New Delhi: The Allahabad High Court Friday allowed the muezzins in the state to recite the azaan (call to prayer) from minarets of mosques during the lockdown, ruling that recital of the azaan is an integral part of Islam.
However, the bench, comprising Justices Shashi Kant Gupta and Ajit Kumar, refused to allow the use of loudspeakers for the recitation, stating that the use of loudspeakers or microphones cannot be considered an integral part of Islam.
It observed that the use of loudspeakers, in fact, affects the fundamental rights of citizens under Article 19(1)(a) of the Constitution, and observed: “No one has got the right to make other persons captive listeners. One cannot disturb others’ basic human rights and fundamental rights.”
The state government had relied on the lockdown guidelines issued by the Ministry of Home Affairs on 24 March, pointing out that they provide for closure of all places of worship.
The court, though, rejected this contention.
“We fail to understand as to how the recital of azaan by a single person in the mosque i.e. Muezzin/Imam or any other authorised person, through human voice without using any amplifying device, asking the Muslims to offer prayer and that too without inviting them to the mosque, can be violative of any guidelines,” the bench said.
The court directed the district administrations to not cause any hindrance to the recital of azaan from mosques being done without loudspeakers on the pretext of it violating the lockdown guidelines.
Letters by Salman Khurshid & Ghazipur MP
Letters were written to the court by Ghazipur MP Afzal Ansari, former Union law minister and senior advocates Salman Khurshid and S. Wasim A. Qadri, challenging the prohibitory orders passed by the district administrations in Ghazipur, Farrukhabad and Hathras against the azaan.
They had called these restrictions arbitrary and unconstitutional, and had demanded that Muslims in these districts be permitted to recite the azaan through muezzins, by using loudspeakers.
The petitioners had asserted that the azaan does not violate any of the lockdown conditions, and had alleged that a ban on it violates the fundamental right to freedom of religion under Article 25 of the Constitution.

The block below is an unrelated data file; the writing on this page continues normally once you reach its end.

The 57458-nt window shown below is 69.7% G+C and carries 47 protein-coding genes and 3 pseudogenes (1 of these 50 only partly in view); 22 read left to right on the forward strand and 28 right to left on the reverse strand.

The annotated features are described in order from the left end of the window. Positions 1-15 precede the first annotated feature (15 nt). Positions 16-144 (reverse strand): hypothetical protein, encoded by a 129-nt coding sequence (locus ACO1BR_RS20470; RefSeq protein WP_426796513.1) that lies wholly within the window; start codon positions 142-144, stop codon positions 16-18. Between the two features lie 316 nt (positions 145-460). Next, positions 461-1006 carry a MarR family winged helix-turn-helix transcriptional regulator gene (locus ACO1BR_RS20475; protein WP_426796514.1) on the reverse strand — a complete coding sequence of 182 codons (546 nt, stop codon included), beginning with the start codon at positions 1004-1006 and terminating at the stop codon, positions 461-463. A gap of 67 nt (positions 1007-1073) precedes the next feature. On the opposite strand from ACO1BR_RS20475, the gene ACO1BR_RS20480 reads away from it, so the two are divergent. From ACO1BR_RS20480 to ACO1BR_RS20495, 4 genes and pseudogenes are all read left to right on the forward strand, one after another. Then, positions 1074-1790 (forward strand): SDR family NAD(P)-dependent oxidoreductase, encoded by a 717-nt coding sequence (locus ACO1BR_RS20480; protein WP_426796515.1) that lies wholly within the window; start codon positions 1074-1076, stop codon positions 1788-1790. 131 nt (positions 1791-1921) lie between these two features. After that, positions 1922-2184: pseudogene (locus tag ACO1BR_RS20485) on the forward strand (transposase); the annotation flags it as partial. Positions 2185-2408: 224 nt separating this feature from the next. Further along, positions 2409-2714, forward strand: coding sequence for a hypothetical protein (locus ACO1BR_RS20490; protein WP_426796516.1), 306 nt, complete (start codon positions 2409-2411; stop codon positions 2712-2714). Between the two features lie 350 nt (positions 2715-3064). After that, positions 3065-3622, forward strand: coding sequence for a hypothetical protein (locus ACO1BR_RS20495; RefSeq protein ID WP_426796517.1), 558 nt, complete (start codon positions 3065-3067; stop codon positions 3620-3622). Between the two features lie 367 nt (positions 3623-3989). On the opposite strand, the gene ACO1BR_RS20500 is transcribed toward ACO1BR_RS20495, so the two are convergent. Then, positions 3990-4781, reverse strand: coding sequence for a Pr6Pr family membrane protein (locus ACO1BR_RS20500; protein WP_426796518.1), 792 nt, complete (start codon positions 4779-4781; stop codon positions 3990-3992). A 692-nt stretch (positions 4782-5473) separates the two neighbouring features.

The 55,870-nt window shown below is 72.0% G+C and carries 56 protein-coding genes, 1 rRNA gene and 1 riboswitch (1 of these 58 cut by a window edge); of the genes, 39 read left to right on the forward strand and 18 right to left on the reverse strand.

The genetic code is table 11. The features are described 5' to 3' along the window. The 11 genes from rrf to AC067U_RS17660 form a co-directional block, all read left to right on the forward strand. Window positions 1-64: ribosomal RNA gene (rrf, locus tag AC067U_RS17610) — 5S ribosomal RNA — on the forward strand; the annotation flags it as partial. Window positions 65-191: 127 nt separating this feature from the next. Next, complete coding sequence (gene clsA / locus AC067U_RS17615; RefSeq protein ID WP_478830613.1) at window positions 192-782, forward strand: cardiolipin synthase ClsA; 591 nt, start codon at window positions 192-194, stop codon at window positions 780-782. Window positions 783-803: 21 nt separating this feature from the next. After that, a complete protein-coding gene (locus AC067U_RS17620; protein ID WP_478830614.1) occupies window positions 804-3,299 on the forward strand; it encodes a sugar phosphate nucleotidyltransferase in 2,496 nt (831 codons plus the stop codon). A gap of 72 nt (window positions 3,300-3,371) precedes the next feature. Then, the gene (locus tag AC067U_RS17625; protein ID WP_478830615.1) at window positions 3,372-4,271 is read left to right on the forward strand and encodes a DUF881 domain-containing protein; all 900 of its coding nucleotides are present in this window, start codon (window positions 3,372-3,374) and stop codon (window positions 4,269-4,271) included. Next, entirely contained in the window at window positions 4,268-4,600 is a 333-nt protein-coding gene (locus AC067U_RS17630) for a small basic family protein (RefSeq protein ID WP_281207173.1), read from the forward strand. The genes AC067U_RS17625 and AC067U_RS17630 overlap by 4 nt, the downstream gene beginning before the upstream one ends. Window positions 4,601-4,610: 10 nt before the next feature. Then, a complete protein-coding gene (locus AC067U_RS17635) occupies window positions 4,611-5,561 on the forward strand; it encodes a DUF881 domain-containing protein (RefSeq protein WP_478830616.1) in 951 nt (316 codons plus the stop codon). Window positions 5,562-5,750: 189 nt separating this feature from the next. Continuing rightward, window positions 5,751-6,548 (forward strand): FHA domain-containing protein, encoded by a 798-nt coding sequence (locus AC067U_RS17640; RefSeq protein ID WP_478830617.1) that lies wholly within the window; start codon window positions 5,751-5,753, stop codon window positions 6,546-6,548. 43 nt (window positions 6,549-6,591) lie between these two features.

They submitted that the pronouncement of azaan is “not a congressional practice” but is simply an act of recitation by a single individual, calling the believer to offer Namaz at their homes, and therefore does not violate any of the conditions of the prevailing lockdown.
In response, the state government had submitted that the azaan is a call for the congregation to offer prayers at the mosque, and therefore violates the guidelines for containing the pandemic.
It submitted that during the lockdown, neither has any religious activity been permitted, nor have loud speakers been used during festivals such as Navratri, Ram Navami and Hanuman Jayanti.
Loudspeakers not essential for Islam
The court referred to the Supreme Court as well as high court judgments to reject the contention that the use of loudspeakers was essential for practice of Islam.
For instance, it referred to the judgment in Church of God (Full Gospel) in India v. K.K.R. Majestic passed in 2000, when the Supreme Court had observed that “no religion or religious sect can claim that the use of loudspeakers or similar instruments for prayers or for worship or for celebrating religious festivals is an essential part of the religion which is protected under Article 25”.
The high court then observed that the petitioners have not been able to prove any azaan cannot be offered without using loudspeakers.
Additionally, the court noted that it had not been informed of any permissions being taken for the recital of azaan using loudspeakers, under the Noise Pollution Rules.
It observed that if any such application is filed before the authorities, it may be dealt with in accordance with the law.